Saturday, January 16, 2010

A Potpourri of Subjects from taxes to Kindles

I have been subdued, maybe a bit sad over the news about education in our nation. More folks are writing about how we need to get rid of bad teachers. It seems that the American Federation of Teachers is endorsing teacher evaluations based on student achievement. But I have not been able to get a good read on what is behind this thinking as yet. But also in the State of Washington the State Superintendent of Education is going along with a plan to do something along the same lines. Here it seems that we are changing some state policies to evaluate teachers in order to gain access to federal monies. This state is in such dire straits financially, along with many other states, that we will do most anything to increase federal funds, private donations, company grants--anything to save education.

Already the journalists are saying that cuts in education are probably going to happen as our state legislators gather in the state capitol for their yearly session. Having been a lobbyist it is way too early to ascertain what the thinking is, what trends should we expect and what will happen to the kids. As I've mentioned in an earlier blog, when I was the president of the teachers association (yes, the union to most of you) we had really only one standard to follow--would this help students. No, we didn't always go to the legislature and ask for pay raises. And I doubt if there will be many folks this year (2010) who will be arguing in that direction. We just don't have sufficient income for the state.

What bothers me is that those that send their children to private schools will continue to do so. Lakeside school in Seattle and the Little School in Bellevue will still have small classes, sufficient supplies, field trips, and a good education will continue while the public schools will be cutting back. And, no, I don't have the answer to this perplexing problem. What to do?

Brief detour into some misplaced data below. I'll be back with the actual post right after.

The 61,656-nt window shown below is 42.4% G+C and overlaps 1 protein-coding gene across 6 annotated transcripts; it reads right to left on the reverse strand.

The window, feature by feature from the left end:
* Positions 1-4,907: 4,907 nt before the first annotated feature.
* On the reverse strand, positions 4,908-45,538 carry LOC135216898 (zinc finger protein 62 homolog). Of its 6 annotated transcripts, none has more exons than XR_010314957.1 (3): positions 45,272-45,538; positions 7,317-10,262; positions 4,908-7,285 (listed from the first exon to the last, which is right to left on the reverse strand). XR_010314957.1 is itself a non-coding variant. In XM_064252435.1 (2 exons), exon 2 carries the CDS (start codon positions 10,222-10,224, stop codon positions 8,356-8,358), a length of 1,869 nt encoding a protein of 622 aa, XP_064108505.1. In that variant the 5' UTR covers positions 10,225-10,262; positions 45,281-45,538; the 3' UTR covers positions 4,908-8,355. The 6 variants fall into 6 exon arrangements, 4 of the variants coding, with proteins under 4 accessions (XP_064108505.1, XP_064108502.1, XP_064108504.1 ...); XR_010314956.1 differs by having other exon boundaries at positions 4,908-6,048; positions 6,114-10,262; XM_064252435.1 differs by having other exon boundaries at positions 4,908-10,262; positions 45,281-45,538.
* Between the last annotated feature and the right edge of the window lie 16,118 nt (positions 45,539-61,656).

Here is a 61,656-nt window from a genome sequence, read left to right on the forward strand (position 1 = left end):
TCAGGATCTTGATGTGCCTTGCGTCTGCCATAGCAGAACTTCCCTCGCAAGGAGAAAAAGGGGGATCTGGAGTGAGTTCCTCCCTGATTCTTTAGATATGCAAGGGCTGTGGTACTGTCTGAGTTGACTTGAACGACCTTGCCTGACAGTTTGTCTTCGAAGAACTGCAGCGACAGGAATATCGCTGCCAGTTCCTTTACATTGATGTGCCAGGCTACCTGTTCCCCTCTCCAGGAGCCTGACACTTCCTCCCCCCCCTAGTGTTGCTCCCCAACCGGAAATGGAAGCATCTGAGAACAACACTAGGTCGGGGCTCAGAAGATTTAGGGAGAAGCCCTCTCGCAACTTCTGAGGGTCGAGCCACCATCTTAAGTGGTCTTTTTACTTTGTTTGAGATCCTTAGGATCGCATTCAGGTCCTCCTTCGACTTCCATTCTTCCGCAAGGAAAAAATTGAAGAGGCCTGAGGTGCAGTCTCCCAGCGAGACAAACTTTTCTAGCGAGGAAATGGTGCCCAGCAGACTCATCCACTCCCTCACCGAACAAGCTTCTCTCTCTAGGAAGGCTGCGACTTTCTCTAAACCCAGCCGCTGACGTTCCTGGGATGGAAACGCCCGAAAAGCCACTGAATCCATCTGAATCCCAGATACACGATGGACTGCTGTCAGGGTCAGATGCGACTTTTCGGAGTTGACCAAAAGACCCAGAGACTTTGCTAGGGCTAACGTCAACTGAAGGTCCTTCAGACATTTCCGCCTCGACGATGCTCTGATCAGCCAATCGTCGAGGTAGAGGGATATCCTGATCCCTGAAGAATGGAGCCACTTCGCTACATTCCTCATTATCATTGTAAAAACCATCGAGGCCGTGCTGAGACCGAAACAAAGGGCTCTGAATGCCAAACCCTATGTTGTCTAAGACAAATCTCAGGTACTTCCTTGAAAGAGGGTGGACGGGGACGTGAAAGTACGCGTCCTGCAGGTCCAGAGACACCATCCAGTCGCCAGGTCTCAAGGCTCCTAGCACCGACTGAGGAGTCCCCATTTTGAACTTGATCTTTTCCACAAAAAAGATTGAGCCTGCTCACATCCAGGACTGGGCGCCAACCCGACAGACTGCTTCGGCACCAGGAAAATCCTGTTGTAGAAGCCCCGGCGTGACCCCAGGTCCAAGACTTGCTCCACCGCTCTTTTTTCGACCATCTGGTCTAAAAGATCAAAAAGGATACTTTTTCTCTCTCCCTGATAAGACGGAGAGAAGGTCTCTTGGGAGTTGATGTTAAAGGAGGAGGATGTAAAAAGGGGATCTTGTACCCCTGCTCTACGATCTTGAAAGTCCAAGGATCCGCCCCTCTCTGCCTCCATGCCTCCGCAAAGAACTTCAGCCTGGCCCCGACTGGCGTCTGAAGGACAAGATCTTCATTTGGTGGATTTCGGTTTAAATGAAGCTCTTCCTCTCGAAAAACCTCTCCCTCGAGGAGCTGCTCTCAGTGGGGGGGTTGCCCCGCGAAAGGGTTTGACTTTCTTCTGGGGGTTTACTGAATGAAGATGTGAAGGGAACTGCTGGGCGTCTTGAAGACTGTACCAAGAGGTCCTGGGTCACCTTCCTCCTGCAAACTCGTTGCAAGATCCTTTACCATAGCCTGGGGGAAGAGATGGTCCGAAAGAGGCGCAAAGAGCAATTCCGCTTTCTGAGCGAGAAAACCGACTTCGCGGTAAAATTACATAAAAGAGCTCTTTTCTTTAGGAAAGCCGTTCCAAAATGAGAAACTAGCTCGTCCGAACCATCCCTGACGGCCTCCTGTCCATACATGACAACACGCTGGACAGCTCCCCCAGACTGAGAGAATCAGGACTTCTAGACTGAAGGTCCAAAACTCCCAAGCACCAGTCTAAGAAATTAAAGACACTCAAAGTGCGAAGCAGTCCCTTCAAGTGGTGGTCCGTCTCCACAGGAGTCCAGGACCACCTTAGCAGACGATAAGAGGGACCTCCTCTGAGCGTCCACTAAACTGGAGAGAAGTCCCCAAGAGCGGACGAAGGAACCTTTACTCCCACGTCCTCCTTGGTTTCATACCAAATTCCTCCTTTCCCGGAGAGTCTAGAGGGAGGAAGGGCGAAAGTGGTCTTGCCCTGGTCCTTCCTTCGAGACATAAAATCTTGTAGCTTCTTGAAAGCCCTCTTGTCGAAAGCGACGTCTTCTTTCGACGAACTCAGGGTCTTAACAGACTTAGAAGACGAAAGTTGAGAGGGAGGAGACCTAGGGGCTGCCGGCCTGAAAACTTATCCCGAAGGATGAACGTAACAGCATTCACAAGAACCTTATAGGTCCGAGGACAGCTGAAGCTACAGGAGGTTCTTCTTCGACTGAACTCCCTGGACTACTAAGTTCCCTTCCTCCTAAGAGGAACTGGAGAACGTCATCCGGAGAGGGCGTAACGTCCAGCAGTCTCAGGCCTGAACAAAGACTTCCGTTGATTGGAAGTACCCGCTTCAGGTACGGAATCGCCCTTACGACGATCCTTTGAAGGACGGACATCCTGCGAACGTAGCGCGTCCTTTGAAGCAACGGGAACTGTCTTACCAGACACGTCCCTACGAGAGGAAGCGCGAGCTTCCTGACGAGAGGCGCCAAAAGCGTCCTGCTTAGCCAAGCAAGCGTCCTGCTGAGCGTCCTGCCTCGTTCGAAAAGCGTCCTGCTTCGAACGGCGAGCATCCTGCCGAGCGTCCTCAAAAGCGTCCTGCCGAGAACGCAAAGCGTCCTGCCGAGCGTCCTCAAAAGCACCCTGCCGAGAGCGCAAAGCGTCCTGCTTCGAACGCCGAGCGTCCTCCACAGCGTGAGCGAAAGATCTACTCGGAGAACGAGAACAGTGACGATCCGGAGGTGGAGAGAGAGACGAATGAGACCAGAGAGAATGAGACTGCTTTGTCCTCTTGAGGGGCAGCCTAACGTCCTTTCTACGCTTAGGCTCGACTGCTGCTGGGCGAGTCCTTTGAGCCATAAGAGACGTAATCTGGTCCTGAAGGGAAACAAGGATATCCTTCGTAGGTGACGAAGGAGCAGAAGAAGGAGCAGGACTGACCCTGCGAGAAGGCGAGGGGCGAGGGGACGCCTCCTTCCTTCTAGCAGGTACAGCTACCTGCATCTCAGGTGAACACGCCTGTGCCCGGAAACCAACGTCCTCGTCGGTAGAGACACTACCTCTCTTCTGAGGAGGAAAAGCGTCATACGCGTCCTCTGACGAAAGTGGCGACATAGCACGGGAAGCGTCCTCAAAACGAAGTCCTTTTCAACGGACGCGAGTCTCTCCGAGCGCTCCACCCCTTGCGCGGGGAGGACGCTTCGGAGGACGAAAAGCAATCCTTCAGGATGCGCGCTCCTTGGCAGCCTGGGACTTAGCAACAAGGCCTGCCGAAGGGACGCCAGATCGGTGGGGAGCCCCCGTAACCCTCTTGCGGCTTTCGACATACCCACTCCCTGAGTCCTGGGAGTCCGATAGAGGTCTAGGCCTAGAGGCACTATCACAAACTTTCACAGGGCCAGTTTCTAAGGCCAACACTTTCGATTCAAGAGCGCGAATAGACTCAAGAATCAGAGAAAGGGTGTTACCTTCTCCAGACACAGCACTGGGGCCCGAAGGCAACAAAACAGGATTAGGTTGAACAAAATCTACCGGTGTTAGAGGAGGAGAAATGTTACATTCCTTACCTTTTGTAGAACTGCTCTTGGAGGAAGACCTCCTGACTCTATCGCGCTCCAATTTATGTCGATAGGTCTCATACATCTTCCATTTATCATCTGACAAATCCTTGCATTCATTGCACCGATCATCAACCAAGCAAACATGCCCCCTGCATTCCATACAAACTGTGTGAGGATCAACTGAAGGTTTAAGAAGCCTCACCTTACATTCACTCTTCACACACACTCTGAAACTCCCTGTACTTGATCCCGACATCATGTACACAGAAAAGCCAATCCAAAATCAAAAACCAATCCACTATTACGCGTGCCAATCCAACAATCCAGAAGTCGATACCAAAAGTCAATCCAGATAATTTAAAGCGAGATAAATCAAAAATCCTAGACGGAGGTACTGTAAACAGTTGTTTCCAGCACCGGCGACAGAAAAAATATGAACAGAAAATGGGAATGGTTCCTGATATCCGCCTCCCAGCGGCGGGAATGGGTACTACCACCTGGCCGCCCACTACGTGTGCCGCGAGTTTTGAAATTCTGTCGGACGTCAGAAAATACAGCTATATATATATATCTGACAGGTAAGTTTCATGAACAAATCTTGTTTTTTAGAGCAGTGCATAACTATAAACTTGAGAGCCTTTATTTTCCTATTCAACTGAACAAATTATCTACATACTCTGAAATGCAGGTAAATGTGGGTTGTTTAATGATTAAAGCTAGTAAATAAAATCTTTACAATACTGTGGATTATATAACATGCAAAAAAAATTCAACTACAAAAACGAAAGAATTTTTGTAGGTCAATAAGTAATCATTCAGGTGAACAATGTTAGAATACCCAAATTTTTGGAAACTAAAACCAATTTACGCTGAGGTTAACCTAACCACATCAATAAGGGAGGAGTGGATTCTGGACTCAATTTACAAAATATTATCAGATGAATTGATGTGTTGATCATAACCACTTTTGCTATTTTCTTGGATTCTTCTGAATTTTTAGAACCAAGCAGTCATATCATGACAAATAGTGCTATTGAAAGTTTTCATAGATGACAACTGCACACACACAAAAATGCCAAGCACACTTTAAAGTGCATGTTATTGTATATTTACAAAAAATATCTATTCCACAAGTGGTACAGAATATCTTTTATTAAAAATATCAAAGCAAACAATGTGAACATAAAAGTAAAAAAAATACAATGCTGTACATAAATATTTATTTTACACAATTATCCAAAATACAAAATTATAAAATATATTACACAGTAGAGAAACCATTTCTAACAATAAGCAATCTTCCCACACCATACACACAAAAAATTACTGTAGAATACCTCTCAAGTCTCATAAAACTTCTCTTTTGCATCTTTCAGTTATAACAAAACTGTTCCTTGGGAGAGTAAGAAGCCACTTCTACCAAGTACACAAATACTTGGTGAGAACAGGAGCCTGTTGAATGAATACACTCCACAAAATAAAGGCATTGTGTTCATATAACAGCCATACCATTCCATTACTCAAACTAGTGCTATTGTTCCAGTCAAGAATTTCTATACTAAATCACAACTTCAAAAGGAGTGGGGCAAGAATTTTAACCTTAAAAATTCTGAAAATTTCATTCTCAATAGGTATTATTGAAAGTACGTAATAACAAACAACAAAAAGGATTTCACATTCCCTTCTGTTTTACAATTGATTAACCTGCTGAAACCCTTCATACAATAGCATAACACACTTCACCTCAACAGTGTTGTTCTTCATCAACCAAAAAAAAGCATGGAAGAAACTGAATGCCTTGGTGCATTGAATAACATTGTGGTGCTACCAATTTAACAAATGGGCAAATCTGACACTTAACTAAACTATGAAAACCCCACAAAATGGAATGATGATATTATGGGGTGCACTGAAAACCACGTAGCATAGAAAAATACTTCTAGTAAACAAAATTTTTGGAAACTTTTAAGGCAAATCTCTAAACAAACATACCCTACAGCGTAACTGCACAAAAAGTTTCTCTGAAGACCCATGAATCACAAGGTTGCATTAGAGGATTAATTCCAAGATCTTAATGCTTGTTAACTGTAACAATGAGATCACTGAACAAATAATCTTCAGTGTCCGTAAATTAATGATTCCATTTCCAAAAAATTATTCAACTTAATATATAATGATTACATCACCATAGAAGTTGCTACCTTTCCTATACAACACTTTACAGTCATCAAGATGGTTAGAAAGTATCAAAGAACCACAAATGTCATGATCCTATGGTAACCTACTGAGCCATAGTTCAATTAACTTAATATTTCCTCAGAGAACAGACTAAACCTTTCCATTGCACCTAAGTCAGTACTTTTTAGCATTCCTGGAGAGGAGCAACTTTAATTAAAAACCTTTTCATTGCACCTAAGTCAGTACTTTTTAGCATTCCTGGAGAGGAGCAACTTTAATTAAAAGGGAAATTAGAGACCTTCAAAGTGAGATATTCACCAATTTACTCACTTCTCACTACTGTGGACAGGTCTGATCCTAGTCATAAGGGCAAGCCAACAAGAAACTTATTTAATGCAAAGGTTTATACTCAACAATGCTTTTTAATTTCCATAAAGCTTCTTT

I suspect public education will cut more pre-schools, release some more teachers with the result of larger classes. If music, art and theatre haven't already been eliminated, these will also go. There are tough times ahead for education and I suspect teachers on a whole will just suck it up and go about teaching their students the best they can. That is what they have always done.

On the bright side--a change of subject. I've had my Kindle for less then a month but I am quite taken with it. I've read Pride and Prejudice by Jane Austin, Three Men in a Boat by Jerome K. Jerome, three potboilers (mystery, romance) and one How to Use My Kindle. The latter has not been that good although I have gotten tips and wander the Internet because of it. So I'm reading away. I've noticed that I watching less television at night because I'm reading more.

Here is what I have ascertained. I like reading off the Kindle. Easy on the eyes. I also like having it in a leather case, in this case, an expensive one--it feels good. So those that say they still want to feel a book ought to try a case on their Kindle. Another thing that I've noted: I read several books in the same period. For example, I'm re-reading Pride and Prejudice looking more at the sentence structure then I did when I first read it. But I only do this for a short period, then I switch to another book, like the How to on the Kindle. When I tire of that, I might switch to a potboiler or something else.